Once a sceptic myself I have seen that phonics is the answer to raising standards - but only if it is taught intensely during Reception and early Year 1.
For two years I taught Year 2 children who were turned off reading because they had already failed. They would enjoy stories read to them - I have yet to meet a child who does not - but a love of literature was not teaching these children to read.
When I started to teach in Reception I was determined to stop children failing before they had started. I began using a balanced approach but also dipped into The Phonics Handbook by Sue Lloyd, part of the Jolly Phonics scheme.
Gradually I eliminated all other elements of my balanced approach as I realised that it was the fast pace of phonics that was working and by trying to carry out other activities the pace was slower than it should be.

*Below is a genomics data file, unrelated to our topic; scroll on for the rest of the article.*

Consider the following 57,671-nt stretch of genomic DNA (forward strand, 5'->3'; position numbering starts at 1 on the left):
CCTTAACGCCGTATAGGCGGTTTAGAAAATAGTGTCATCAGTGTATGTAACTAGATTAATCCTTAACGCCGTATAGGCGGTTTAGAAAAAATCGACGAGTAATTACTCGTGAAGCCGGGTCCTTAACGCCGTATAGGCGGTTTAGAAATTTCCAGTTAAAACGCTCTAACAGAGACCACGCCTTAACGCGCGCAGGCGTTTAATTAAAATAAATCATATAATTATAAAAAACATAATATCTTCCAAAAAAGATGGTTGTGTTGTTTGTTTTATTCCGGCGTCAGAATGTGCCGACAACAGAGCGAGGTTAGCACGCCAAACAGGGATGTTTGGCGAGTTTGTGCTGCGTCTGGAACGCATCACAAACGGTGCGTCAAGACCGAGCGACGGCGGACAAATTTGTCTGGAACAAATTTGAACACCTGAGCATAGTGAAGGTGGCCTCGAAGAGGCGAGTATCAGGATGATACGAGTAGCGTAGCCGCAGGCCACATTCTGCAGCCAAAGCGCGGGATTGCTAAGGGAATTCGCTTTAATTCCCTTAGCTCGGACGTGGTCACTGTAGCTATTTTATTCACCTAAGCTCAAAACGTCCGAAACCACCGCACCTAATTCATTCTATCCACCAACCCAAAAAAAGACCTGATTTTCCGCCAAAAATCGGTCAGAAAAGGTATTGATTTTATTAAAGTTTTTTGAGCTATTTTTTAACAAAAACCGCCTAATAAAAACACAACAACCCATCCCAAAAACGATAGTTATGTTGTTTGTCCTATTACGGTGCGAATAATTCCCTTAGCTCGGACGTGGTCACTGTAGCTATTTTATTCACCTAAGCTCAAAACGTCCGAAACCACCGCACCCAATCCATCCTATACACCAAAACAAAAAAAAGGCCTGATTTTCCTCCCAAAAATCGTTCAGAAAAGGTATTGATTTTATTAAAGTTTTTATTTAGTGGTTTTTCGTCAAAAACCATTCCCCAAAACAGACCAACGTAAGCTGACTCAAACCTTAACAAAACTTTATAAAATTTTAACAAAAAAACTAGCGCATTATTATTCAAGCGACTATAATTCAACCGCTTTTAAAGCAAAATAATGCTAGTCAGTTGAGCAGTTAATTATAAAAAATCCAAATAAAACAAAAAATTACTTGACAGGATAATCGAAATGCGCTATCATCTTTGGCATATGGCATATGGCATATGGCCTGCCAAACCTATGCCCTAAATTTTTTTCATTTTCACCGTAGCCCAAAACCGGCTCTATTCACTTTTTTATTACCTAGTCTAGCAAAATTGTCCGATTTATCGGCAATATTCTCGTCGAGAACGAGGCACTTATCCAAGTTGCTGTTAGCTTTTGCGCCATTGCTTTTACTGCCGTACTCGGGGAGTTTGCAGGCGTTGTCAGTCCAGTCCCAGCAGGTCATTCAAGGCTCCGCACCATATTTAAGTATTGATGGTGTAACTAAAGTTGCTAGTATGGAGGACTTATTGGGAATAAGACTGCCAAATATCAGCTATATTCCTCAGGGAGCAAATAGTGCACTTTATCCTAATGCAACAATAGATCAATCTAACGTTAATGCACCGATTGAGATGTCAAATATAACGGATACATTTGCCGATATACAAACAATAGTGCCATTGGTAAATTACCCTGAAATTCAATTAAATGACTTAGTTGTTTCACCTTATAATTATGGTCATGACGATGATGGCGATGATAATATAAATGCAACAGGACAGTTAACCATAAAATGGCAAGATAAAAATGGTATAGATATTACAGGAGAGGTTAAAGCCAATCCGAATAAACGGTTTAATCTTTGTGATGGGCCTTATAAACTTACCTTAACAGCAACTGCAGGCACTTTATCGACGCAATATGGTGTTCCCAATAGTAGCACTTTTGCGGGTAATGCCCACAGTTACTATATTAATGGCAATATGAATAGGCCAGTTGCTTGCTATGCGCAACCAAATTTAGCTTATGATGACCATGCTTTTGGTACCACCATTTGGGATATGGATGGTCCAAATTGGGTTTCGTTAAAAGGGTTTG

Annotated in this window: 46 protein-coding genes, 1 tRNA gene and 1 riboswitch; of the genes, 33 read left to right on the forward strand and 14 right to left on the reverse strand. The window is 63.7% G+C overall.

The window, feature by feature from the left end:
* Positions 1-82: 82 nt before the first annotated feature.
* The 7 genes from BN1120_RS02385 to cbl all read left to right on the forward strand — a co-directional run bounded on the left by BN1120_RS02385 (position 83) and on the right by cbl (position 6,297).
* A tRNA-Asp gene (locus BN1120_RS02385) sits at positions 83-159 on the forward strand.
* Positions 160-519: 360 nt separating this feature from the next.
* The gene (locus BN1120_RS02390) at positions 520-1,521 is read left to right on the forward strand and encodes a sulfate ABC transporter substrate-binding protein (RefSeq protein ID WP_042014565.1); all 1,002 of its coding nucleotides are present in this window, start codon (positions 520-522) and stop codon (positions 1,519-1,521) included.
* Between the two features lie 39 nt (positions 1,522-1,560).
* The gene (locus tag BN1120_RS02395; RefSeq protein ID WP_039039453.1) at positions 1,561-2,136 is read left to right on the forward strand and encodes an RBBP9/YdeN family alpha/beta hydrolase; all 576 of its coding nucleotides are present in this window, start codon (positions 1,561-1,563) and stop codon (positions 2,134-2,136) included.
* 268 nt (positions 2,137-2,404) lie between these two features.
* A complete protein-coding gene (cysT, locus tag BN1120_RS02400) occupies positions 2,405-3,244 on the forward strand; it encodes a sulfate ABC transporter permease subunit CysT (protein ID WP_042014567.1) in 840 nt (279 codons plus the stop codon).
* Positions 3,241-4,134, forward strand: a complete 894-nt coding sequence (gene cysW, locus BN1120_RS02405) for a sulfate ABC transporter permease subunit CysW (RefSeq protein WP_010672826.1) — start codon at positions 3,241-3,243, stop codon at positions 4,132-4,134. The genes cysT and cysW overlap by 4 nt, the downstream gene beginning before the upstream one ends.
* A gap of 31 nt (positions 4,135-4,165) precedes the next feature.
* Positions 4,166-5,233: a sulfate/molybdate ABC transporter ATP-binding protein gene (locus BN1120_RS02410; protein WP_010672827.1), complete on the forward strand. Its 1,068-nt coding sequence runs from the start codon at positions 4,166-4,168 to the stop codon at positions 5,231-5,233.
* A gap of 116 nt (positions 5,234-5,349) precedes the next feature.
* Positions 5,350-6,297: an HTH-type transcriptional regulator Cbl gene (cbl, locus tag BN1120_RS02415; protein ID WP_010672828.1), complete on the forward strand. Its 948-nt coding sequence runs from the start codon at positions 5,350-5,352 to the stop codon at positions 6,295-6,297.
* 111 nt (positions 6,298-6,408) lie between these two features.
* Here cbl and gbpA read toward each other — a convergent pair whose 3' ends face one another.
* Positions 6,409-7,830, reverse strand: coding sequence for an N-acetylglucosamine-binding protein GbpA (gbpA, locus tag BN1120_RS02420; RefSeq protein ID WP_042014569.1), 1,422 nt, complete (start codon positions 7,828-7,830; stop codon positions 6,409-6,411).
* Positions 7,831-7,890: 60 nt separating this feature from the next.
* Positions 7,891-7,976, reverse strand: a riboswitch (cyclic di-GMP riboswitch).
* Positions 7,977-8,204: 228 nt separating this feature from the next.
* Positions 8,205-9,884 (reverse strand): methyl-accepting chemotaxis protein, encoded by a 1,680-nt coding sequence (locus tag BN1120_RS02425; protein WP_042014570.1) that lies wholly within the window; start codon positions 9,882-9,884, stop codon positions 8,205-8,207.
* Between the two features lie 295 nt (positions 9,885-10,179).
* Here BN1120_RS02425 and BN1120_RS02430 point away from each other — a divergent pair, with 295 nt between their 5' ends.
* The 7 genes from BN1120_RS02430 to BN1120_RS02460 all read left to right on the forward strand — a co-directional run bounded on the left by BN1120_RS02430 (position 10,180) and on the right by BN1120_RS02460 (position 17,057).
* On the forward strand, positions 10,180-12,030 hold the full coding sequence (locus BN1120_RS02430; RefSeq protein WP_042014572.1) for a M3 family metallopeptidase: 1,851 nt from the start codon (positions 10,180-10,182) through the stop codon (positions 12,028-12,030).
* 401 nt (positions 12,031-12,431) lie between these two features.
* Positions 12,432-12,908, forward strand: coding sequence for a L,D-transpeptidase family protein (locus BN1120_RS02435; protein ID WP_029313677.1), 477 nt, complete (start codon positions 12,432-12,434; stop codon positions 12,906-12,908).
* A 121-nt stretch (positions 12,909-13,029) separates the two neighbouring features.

Two years later I was teaching at the pace Jolly Phonics set out, meaning that the majority of my pupils had grasped and were able to use all of the phonics laid out in the literacy strategy guidelines up to and including Year 2. Indeed, all of the year group had achieved this by the end of the first term of Year 1.
By the end of Year 1 every child in my class had reading ages equivalent to their actual age and 95 per cent had a reading age at least one year above chronological age. These children all went up to Year 2 with a love of reading never experienced before in our school. One hundred per cent achieved level 2 in their key stage 1 tests. More importantly, Year 2 teachers could not believe the language that appeared in their written work.
So, please Christine, and all you other sceptics, go and see for yourselves schools where phonics is being taught properly and then tell me it is boring and cannot make a difference!
20 Second Avenue, Billericay, Essex